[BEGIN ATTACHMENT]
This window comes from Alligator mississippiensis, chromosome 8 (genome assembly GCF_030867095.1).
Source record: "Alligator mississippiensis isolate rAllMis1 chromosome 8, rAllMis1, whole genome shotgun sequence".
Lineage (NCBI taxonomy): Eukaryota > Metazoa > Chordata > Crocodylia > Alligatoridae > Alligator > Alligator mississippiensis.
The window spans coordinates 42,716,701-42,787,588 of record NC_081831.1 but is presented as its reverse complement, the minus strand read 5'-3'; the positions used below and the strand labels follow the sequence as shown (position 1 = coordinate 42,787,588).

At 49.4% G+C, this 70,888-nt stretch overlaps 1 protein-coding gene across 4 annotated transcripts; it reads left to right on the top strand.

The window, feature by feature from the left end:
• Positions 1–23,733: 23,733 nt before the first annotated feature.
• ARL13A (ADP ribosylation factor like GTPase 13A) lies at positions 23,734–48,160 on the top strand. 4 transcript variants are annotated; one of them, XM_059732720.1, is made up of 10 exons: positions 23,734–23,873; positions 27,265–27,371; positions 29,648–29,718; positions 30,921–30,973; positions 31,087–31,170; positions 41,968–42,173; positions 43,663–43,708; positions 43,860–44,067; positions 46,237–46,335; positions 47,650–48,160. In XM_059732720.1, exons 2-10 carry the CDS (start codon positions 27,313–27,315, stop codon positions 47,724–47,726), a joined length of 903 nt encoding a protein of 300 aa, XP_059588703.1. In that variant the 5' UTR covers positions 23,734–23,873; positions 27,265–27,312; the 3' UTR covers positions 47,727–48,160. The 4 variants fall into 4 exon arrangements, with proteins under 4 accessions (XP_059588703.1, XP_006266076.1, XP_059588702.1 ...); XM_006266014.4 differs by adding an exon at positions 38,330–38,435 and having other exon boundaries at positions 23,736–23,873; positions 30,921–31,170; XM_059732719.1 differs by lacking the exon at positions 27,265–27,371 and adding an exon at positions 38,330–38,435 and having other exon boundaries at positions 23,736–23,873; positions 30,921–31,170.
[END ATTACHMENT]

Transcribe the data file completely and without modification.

This window comes from Alligator mississippiensis, chromosome 8 (genome assembly GCF_030867095.1).
Source record: "Alligator mississippiensis isolate rAllMis1 chromosome 8, rAllMis1, whole genome shotgun sequence".
Lineage (NCBI taxonomy): Eukaryota > Metazoa > Chordata > Crocodylia > Alligatoridae > Alligator > Alligator mississippiensis.
The window spans coordinates 42,716,701-42,787,588 of record NC_081831.1 but is presented as its reverse complement, the minus strand read 5'-3'; the positions used below and the strand labels follow the sequence as shown (position 1 = coordinate 42,787,588).

At 49.4% G+C, this 70,888-nt stretch overlaps 1 protein-coding gene across 4 annotated transcripts; it reads left to right on the top strand.

The window, feature by feature from the left end:
• Positions 1–23,733: 23,733 nt before the first annotated feature.
• ARL13A (ADP ribosylation factor like GTPase 13A) lies at positions 23,734–48,160 on the top strand. 4 transcript variants are annotated; one of them, XM_059732720.1, is made up of 10 exons: positions 23,734–23,873; positions 27,265–27,371; positions 29,648–29,718; positions 30,921–30,973; positions 31,087–31,170; positions 41,968–42,173; positions 43,663–43,708; positions 43,860–44,067; positions 46,237–46,335; positions 47,650–48,160. In XM_059732720.1, exons 2-10 carry the CDS (start codon positions 27,313–27,315, stop codon positions 47,724–47,726), a joined length of 903 nt encoding a protein of 300 aa, XP_059588703.1. In that variant the 5' UTR covers positions 23,734–23,873; positions 27,265–27,312; the 3' UTR covers positions 47,727–48,160. The 4 variants fall into 4 exon arrangements, with proteins under 4 accessions (XP_059588703.1, XP_006266076.1, XP_059588702.1 ...); XM_006266014.4 differs by adding an exon at positions 38,330–38,435 and having other exon boundaries at positions 23,736–23,873; positions 30,921–31,170; XM_059732719.1 differs by lacking the exon at positions 27,265–27,371 and adding an exon at positions 38,330–38,435 and having other exon boundaries at positions 23,736–23,873; positions 30,921–31,170.